Garry Sandell had not faced serious opposition in his district ward for many years, his three most recent re-elections being lopsided contests against token Lib Dem or (at the most recent election in 2011) Labour opposition.  Last year Sandell contested the local county council seat, which was an open seat after the former Tory county councillor was elected as police and crime commissioner for Norfolk, but lost the seat to an independent candidate.

There will still be a Sandell on the ballot paper in the Burnham ward, as Garry's son Sam, from North Creake, is the Conservative candidate.  True to form, there is only one other candidate: this time it's UKIP Jean Smith, who gives an address in the King's Lynn area.

Parliamentary constituency: North West Norfolk
Norfolk county council division: North Coast
ONS Travel to Work Area: King's Lynn and Fakenham
Postcode districts: NR21, NR23, PE31

Sam Sandell (C)
Jean Smith (UKIP)

May 2011 result C 556 Lab 208
May 2007 result C 564 LD 155
May 2003 result C 700 LD 270

Nottingham city council; caused by the disqualification of Labour councillor Lee Jeffery who did not attend any meetings of the council in six months.

Clifton Centre tram stop
  © Copyright Alan Murray-Rust and licensed for
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Here we go with another claimant for the title "largest council estate in Europe".  On the right bank of the Trent is the rather detached Nottingham suburb of Clifton, located on the main road from Nottingham city centre to the M1 for London.  Much of the housing stock here is postwar, although Clifton North also includes the linear village of Wilford closer to the city centre.  An extension to Nottingham's tram system is currently under construction; expected to open later this year, this line will link Wilford and Clifton to Nottingham city centre.

This is one of those persistently marginal wards, bellwethers where swings are low and majorities are small.  The ward returned a full slate of Tory councillors in 2003 and 2007, but Labour managed to nick one of the Tory seats at the 2011 election in which they won Nottingham by a landslide.  Lee Jeffery was elected at the top of the poll, the Tories holding the other two seats.  It's likely that most of the Tory vote comes from Wilford, which is much more upmarket than the rest of the ward.

Defending for Labour is Patricia Ferguson.  Andrew Rule will hope to regain the seat for the Conservatives.  Also standing are regular frivolous candidate David Bishop for his Bus-Pass Elvis Party, Kevin Clarke for UKIP and Tony Marshall for the Lib Dems.

Parliamentary constituency: Nottingham South
ONS Travel to Work Area: Nottingham
Postcode district: NG11

David Bishop (Bus-Pass Elvis)
Kevin Clarke (UKIP)
Patricia Ferguson (Lab)
Tony Marshall (LD)
Andrew Rule (C)

May 2011 result Lab 1902/1720/1589 C 1834/1772/1767
May 2007 result C 1883/1749/1694 Lab 1265/1164/1087 LD 389/320
May 2003 result C 1714/1610/1560 Lab 1335/1317/1124 LD 372

Wiltshire Council; caused by the death of Conservative councillor Linda Conley at the age of 65.  Conley, who served in the WRNS and had worked as an IT executive, had been a Wiltshire politician for more than ten years, initially serving on the now-abolished West Wiltshire district council; since 2009 she had been the portfolio holder for waste, and under her watch the council won several national awards for Best Kept Local Conveniences.

Edington Church
  © Copyright Rog Frost and licensed for
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This rural division covers a string of villages surrounding the town of Westbury on three sides: Dilton Marsh to the west, Heywood and Hawkeridge to the north, and the parishes of Bratton, Edington and Coulston to the east.  The name goes deep back into history: it is a reference to the Battle of Ethandune in May 878, in which the Wessex army under Alfred the Great defeated a Viking army from the Danelaw under Guthrum; the defeat put paid to any Danish hopes of conquering Wessex.  The battle is generally considered to have taken place at Edington.  There are still military manoeuvres here in modern times, as the division includes part of the army training area of Salisbury Plain.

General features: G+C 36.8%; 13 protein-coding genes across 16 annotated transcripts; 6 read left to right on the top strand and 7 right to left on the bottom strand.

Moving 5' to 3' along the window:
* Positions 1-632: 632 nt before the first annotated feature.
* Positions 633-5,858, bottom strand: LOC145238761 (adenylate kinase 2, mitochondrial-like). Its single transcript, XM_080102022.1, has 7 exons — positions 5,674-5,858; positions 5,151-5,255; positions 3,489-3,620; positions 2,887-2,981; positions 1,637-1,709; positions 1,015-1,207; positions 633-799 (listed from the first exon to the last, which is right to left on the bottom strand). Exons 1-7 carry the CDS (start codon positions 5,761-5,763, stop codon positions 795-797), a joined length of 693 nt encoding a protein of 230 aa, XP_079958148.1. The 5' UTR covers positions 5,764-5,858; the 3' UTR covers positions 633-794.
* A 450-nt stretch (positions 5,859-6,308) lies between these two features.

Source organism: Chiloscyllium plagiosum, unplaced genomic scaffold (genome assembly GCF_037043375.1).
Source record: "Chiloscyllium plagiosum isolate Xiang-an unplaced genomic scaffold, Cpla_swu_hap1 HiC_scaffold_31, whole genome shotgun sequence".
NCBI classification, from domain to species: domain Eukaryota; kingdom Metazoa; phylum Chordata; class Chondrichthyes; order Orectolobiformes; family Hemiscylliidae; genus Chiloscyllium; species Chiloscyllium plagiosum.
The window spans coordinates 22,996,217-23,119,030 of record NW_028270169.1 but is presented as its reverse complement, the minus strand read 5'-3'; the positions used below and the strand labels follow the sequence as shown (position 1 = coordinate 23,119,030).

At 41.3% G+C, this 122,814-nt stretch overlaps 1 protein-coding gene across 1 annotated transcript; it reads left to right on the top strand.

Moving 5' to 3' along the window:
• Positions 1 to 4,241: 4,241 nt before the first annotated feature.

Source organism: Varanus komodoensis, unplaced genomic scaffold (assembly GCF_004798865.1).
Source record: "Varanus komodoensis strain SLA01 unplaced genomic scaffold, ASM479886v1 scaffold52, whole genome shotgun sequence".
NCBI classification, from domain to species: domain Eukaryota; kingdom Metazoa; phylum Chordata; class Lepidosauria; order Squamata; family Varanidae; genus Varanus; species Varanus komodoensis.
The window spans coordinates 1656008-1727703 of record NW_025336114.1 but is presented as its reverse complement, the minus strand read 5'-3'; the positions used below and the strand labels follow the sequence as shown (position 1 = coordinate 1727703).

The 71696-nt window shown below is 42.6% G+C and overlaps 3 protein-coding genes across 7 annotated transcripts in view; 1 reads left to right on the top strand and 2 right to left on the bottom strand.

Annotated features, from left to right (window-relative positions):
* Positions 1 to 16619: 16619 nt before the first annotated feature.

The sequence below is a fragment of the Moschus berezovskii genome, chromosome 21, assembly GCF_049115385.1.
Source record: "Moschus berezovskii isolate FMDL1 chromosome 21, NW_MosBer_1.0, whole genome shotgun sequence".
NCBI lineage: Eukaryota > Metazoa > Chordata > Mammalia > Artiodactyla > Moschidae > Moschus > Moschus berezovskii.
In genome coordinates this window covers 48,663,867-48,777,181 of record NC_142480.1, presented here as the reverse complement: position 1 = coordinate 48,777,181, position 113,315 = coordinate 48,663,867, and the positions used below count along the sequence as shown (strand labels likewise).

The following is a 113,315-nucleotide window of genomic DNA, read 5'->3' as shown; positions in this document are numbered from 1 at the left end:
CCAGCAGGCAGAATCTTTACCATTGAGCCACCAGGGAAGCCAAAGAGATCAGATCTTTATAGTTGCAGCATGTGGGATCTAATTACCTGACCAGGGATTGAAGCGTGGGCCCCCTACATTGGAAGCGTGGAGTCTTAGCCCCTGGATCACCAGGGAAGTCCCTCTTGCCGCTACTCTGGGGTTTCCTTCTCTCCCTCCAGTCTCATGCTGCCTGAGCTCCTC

There's nothing in the previous election results for this division to suggest that the Tories are in much danger of losing in the near future.  At the most recent election, in May last year, the Tories polled 61% of the vote against Lib Dem and Labour opposition, vindicating Conley's decision to move here from a more marginal division.

Defending for the Tories is Jerry Wickham, from a village in the Trowbridge area, who is opposed by Carole King (of Westbury) for the Liberal Democrats, Shaun Henley (of Trowbridge) for Labour, UKIP's Rod Eaton (from Melksham) and independent candidate Francis Morland (from a village near Westbury).

Parliamentary constituency: South West Wiltshire
ONS Travel to Work Area: Trowbridge and Warminster
Postcode districts: BA11, BA13, BA14

Rod Eaton (UKIP)
Shaun Henley (Lab)
Carole King (LD)
Francis Morland (Ind)
Jerry Wickham (C)

May 2013 result C 748 LD 303 Lab 182
June 2009 result C 1004 LD 467 Lab 157

Ashford District Council, Kent; caused by the resignation of Conservative councillor Steve Wright due to work commitments.

Wye Library
  © Copyright David Anstiss and licensed for
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Not to be confused with the river of the same name in the Marches, the Kent village of Wye can be found a few miles north-east of Ashford, at the point where the River Great Stour breaks through the North Downs.  Wye's position at a ford on the Great Stour made it important in mediaeval times, although modern communication links (with the exception of the Ashford-Canterbury railway, which has a station here) bypass it.

At district level this ward has developed into a battle between the Conservatives and the well-organised Ashford Independents.  The Independents gained the seat from the Conservatives in 2007, and narrowly lost it back at the most recent election in 2011.  The local county division (Ashford Rural East) is safely Conservative.

Defending for the Tories is Ian Cooling, the former district councillor who lost the ward to the Ashford Independents in 2007.  The Ashford Independent candidate is Noel Ovenden.  Labour have selected Dylan Jones, the UKIP candidate is Elaine Evans (who gives an address some distance away in Pluckley), the Lib Dem is regular candidate Ken Blanshard and the Greens have selected Geoff Meaden who, like Blanshard, fought the county division last year.

Parliamentary constituency: Ashford
Kent county council division: Ashford Rural East
ONS Travel to Work Area: Ashford
Postcode district: TN25

Ken Blanshard (LD)
Ian Cooling (C)
Elaine Evans (UKIP)
Dylan Jones (Lab)
Geoff Meaden (Grn)
Noel Ovenden (Ashford Ind)

May 2011 result C 392 Ashford Ind 318 Lab 112 UKIP 97 LD 89
May 2007 result Ashford Ind 589 C 276 LD 40
May 2003 result C 470 Grn 252 LD 57